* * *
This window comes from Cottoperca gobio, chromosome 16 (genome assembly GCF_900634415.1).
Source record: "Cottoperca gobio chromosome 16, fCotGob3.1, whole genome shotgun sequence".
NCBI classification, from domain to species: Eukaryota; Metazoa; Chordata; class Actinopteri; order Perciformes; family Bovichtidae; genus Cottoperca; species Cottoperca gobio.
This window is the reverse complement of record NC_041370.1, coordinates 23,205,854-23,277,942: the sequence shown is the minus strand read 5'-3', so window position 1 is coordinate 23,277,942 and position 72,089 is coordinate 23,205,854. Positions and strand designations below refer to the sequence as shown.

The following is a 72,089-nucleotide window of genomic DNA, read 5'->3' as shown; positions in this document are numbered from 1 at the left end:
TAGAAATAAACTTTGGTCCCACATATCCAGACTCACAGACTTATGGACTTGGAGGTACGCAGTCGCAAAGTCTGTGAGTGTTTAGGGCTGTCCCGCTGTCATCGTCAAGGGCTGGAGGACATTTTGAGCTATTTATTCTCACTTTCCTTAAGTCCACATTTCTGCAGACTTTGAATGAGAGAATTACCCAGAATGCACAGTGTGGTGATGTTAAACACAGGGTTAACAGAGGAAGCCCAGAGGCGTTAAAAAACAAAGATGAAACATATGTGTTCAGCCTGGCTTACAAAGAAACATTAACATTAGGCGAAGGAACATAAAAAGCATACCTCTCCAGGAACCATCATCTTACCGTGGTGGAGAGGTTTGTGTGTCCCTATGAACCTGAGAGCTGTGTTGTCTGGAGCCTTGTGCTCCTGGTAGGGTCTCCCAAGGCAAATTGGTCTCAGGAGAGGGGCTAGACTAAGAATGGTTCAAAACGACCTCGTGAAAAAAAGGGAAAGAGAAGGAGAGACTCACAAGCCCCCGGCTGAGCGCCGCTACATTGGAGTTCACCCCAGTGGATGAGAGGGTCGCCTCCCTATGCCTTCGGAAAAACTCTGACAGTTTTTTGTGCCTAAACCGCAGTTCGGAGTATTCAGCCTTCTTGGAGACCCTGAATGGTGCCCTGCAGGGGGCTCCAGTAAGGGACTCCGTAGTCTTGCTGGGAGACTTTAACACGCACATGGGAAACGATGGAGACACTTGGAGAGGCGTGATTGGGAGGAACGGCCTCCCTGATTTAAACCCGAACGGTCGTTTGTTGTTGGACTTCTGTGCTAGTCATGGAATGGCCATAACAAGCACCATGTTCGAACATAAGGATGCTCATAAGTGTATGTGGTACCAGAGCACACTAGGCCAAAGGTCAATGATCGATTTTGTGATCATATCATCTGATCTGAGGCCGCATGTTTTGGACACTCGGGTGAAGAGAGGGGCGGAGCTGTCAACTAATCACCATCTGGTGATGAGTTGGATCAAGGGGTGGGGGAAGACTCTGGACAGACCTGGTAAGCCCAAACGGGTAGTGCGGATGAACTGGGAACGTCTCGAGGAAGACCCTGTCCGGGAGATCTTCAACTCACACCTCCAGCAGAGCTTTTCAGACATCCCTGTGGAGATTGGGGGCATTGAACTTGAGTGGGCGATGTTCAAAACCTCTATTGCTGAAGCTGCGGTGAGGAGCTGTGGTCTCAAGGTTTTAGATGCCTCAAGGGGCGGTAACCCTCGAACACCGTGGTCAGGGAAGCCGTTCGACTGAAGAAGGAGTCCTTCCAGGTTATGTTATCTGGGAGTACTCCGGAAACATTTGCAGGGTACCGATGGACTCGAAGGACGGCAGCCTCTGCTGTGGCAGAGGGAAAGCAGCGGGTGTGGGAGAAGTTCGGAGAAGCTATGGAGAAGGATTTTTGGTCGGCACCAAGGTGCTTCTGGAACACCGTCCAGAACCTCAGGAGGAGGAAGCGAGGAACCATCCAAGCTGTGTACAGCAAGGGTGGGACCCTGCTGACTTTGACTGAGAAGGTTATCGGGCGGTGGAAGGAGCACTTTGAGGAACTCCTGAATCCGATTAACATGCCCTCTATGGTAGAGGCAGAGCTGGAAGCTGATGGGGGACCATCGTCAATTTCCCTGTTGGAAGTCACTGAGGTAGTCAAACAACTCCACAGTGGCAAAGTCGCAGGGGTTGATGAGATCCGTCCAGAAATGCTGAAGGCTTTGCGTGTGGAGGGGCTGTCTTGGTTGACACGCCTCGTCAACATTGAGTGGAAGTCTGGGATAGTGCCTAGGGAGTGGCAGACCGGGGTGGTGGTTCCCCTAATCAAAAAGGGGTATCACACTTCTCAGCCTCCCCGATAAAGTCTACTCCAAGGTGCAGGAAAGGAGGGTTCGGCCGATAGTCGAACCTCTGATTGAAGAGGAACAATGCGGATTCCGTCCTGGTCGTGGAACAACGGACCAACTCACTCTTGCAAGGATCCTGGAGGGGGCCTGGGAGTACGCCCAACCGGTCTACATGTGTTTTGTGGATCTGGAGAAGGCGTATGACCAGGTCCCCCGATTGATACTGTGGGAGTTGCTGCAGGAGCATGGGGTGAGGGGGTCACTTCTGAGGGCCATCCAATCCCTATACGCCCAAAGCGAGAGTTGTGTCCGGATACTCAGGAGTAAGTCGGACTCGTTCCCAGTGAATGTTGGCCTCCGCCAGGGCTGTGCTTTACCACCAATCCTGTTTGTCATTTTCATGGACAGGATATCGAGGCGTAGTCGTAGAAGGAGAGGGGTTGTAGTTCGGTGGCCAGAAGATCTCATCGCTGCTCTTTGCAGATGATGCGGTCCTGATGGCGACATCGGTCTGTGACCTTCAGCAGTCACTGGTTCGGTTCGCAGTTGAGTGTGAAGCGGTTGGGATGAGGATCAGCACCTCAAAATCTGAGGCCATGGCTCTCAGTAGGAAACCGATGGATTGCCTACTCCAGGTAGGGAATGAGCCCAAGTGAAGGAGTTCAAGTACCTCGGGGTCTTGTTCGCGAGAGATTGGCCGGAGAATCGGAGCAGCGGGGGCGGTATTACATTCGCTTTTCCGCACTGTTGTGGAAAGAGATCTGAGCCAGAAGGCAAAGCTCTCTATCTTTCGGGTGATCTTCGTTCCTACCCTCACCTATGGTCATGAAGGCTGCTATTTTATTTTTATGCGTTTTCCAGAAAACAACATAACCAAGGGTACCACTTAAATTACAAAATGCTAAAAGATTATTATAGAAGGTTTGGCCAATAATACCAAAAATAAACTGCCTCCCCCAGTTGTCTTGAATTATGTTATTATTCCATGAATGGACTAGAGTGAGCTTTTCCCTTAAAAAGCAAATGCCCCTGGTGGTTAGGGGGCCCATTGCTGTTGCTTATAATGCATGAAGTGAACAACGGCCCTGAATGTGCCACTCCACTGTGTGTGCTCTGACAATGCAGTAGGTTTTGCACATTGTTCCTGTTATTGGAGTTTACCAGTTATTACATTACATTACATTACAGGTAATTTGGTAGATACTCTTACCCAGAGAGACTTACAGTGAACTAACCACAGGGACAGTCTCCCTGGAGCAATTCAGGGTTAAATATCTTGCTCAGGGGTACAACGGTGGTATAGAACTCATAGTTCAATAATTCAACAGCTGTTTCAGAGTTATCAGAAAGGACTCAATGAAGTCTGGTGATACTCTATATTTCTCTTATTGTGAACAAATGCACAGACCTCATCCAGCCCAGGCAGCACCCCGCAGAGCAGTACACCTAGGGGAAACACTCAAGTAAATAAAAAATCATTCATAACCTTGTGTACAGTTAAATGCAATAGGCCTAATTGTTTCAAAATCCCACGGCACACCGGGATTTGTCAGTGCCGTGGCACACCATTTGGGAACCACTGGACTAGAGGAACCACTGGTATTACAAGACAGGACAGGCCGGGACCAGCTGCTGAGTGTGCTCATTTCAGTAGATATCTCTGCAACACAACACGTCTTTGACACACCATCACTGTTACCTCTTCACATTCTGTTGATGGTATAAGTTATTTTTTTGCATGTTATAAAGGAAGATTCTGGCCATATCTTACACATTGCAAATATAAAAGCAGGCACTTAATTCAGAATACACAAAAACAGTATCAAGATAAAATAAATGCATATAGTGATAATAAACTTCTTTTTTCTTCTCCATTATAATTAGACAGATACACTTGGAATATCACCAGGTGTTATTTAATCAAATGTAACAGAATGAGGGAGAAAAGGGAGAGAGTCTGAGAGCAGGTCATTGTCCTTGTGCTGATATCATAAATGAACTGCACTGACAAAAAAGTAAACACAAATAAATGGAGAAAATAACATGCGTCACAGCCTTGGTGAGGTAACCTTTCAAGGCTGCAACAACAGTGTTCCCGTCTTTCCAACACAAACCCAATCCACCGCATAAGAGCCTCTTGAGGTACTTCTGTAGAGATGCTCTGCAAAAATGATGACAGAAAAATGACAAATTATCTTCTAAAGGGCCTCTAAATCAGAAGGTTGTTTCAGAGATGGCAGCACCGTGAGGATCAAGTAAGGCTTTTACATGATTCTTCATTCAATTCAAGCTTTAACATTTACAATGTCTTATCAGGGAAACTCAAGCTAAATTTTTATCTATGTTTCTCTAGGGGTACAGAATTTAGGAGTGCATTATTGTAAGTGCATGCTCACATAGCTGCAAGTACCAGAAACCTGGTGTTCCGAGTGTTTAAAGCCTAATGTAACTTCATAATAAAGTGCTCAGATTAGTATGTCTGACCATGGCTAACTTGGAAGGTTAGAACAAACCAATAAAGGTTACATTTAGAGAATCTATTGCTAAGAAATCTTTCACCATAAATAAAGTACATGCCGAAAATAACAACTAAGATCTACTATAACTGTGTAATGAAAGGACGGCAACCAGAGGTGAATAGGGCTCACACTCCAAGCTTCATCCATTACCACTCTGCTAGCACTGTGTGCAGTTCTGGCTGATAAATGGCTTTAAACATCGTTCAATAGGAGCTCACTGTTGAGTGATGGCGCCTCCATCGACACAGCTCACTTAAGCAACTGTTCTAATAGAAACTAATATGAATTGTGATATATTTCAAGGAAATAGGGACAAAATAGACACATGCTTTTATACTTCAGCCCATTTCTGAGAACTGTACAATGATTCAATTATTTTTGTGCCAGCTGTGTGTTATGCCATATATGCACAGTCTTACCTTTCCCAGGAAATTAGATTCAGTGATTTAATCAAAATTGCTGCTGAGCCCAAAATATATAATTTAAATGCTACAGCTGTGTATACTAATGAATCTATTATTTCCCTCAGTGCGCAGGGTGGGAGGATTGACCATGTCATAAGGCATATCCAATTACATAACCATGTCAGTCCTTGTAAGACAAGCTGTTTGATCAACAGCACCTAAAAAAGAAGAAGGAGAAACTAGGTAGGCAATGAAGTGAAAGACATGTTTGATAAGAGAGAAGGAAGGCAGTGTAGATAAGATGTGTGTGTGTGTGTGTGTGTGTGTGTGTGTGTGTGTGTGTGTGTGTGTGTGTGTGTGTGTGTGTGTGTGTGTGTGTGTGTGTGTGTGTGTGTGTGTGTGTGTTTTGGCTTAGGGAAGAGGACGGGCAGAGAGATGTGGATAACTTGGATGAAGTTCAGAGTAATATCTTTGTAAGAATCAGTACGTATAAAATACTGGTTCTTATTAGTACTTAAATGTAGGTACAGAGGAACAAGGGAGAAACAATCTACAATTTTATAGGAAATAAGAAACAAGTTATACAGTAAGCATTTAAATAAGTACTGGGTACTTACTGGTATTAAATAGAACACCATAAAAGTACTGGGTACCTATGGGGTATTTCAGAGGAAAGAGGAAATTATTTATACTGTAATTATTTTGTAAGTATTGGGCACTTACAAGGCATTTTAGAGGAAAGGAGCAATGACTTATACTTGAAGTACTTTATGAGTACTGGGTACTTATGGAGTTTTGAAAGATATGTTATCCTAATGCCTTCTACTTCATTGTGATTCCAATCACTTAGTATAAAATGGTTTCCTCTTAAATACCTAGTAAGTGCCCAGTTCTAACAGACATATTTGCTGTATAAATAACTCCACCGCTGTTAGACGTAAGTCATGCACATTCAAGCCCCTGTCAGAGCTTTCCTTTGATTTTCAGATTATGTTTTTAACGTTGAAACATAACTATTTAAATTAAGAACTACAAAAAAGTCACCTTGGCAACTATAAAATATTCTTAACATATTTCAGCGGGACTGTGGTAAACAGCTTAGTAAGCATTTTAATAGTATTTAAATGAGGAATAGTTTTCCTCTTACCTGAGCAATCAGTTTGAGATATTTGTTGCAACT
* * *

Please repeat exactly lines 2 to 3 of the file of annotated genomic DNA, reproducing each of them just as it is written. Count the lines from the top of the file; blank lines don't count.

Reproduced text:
Source record: "Cottoperca gobio chromosome 16, fCotGob3.1, whole genome shotgun sequence".
NCBI classification, from domain to species: Eukaryota; Metazoa; Chordata; class Actinopteri; order Perciformes; family Bovichtidae; genus Cottoperca; species Cottoperca gobio.